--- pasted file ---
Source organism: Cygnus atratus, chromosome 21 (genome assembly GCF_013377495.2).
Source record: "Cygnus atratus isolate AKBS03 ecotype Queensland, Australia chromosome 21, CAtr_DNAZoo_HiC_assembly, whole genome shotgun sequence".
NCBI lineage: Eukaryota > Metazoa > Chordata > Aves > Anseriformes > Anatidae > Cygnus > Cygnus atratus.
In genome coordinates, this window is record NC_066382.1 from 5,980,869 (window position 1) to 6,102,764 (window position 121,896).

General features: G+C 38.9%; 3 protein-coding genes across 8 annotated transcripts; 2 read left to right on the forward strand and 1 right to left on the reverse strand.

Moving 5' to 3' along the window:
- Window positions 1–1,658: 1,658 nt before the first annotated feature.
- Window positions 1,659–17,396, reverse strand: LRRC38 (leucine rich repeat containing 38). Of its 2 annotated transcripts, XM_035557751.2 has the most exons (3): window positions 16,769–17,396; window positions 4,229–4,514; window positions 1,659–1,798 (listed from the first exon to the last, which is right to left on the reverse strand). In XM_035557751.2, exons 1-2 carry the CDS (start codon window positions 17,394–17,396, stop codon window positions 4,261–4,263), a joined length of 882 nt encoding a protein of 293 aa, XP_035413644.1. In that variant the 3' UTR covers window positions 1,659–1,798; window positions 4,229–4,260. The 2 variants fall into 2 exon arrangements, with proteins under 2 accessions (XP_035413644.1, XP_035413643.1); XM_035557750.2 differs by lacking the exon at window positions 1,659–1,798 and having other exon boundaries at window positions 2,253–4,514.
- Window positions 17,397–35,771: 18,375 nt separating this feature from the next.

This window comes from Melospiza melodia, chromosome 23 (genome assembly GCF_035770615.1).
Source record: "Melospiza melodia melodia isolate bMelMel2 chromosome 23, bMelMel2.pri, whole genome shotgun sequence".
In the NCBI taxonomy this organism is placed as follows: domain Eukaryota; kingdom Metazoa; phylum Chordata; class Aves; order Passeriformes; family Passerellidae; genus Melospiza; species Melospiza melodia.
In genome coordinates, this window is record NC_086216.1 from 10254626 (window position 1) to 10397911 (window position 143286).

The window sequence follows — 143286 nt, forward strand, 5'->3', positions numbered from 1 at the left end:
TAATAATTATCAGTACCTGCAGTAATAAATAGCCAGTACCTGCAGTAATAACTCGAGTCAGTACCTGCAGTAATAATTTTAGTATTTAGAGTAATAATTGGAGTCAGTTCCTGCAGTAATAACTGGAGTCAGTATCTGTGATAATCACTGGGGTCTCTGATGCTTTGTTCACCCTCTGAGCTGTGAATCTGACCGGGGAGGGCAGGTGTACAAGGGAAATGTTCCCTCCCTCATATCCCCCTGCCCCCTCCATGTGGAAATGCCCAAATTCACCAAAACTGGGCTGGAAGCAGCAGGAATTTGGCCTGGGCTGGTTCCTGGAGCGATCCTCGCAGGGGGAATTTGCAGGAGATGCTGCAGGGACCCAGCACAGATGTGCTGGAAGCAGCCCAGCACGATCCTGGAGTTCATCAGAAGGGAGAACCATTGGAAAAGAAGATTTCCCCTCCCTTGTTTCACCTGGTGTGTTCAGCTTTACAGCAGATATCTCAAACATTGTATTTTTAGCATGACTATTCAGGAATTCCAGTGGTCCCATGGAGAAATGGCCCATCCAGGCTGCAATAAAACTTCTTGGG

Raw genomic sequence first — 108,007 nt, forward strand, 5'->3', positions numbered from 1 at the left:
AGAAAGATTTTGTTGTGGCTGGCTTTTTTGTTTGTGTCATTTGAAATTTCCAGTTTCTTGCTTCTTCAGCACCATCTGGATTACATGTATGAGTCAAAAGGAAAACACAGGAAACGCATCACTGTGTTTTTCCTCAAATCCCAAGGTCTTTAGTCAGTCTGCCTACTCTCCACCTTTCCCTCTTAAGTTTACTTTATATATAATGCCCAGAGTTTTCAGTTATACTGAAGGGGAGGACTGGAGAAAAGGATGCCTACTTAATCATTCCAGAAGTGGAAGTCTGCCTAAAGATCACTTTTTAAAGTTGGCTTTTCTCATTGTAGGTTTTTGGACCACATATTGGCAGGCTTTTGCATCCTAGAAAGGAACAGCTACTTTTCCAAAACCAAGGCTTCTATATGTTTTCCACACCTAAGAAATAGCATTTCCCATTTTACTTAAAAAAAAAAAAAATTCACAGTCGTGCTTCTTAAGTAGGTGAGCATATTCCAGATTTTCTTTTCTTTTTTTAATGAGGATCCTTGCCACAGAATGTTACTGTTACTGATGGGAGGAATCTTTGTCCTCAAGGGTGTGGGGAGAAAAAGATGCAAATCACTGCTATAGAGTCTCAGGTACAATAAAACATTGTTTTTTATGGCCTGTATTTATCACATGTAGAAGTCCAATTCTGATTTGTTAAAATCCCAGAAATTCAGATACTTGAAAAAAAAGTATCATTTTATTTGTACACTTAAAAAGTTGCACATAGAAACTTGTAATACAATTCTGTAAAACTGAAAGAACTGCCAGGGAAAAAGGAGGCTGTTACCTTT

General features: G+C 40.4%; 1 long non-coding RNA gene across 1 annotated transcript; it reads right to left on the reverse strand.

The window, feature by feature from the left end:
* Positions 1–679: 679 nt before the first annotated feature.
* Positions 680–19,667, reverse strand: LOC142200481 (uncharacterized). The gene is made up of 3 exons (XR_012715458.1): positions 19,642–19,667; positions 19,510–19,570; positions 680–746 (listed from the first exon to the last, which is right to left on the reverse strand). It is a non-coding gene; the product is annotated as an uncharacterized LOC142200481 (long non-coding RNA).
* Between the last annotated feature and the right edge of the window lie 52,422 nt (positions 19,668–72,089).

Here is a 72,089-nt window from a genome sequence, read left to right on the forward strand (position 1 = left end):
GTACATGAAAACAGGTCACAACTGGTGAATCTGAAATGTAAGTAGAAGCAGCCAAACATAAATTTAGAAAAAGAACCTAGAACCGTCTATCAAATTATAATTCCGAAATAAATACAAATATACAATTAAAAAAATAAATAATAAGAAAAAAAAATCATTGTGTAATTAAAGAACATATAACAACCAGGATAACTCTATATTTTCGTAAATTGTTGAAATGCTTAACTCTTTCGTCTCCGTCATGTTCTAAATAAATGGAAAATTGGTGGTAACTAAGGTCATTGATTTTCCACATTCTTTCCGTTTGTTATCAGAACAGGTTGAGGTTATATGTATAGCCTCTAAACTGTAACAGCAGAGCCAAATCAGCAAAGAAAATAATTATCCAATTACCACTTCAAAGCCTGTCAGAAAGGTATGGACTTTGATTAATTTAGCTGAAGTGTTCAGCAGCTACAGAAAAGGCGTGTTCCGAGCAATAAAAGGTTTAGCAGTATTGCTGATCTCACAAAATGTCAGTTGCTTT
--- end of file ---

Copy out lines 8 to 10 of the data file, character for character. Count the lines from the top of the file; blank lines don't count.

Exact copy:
- Window positions 1,659–17,396, reverse strand: LRRC38 (leucine rich repeat containing 38). Of its 2 annotated transcripts, XM_035557751.2 has the most exons (3): window positions 16,769–17,396; window positions 4,229–4,514; window positions 1,659–1,798 (listed from the first exon to the last, which is right to left on the reverse strand). In XM_035557751.2, exons 1-2 carry the CDS (start codon window positions 17,394–17,396, stop codon window positions 4,261–4,263), a joined length of 882 nt encoding a protein of 293 aa, XP_035413644.1. In that variant the 3' UTR covers window positions 1,659–1,798; window positions 4,229–4,260. The 2 variants fall into 2 exon arrangements, with proteins under 2 accessions (XP_035413644.1, XP_035413643.1); XM_035557750.2 differs by lacking the exon at window positions 1,659–1,798 and having other exon boundaries at window positions 2,253–4,514.
- Window positions 17,397–35,771: 18,375 nt separating this feature from the next.

This window comes from Melospiza melodia, chromosome 23 (genome assembly GCF_035770615.1).